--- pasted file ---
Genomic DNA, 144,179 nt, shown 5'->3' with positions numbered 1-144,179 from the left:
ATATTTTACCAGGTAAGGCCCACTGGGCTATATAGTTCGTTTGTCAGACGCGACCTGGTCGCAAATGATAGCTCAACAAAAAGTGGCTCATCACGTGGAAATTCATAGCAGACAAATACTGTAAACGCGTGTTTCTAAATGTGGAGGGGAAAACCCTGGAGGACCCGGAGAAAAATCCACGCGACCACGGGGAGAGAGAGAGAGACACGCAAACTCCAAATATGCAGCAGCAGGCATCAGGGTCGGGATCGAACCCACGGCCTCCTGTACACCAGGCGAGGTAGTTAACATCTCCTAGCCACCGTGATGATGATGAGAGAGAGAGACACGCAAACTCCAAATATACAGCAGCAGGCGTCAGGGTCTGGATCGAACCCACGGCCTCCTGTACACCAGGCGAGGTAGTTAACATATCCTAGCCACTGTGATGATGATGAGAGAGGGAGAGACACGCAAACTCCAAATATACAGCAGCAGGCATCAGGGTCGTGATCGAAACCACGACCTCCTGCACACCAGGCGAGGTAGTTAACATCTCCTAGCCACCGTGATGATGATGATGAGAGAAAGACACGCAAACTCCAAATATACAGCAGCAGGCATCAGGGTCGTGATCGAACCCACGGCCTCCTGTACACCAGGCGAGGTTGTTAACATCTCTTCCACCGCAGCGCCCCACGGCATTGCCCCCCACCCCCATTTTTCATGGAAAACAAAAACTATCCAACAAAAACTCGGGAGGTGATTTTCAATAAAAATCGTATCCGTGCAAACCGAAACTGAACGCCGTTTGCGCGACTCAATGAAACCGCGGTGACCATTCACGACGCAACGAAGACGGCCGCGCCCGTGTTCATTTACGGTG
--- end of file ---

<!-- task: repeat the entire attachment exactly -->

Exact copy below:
Genomic DNA, 144,179 nt, shown 5'->3' with positions numbered 1-144,179 from the left:
ATATTTTACCAGGTAAGGCCCACTGGGCTATATAGTTCGTTTGTCAGACGCGACCTGGTCGCAAATGATAGCTCAACAAAAAGTGGCTCATCACGTGGAAATTCATAGCAGACAAATACTGTAAACGCGTGTTTCTAAATGTGGAGGGGAAAACCCTGGAGGACCCGGAGAAAAATCCACGCGACCACGGGGAGAGAGAGAGAGACACGCAAACTCCAAATATGCAGCAGCAGGCATCAGGGTCGGGATCGAACCCACGGCCTCCTGTACACCAGGCGAGGTAGTTAACATCTCCTAGCCACCGTGATGATGATGAGAGAGAGAGACACGCAAACTCCAAATATACAGCAGCAGGCGTCAGGGTCTGGATCGAACCCACGGCCTCCTGTACACCAGGCGAGGTAGTTAACATATCCTAGCCACTGTGATGATGATGAGAGAGGGAGAGACACGCAAACTCCAAATATACAGCAGCAGGCATCAGGGTCGTGATCGAAACCACGACCTCCTGCACACCAGGCGAGGTAGTTAACATCTCCTAGCCACCGTGATGATGATGATGAGAGAAAGACACGCAAACTCCAAATATACAGCAGCAGGCATCAGGGTCGTGATCGAACCCACGGCCTCCTGTACACCAGGCGAGGTTGTTAACATCTCTTCCACCGCAGCGCCCCACGGCATTGCCCCCCACCCCCATTTTTCATGGAAAACAAAAACTATCCAACAAAAACTCGGGAGGTGATTTTCAATAAAAATCGTATCCGTGCAAACCGAAACTGAACGCCGTTTGCGCGACTCAATGAAACCGCGGTGACCATTCACGACGCAACGAAGACGGCCGCGCCCGTGTTCATTTACGGTG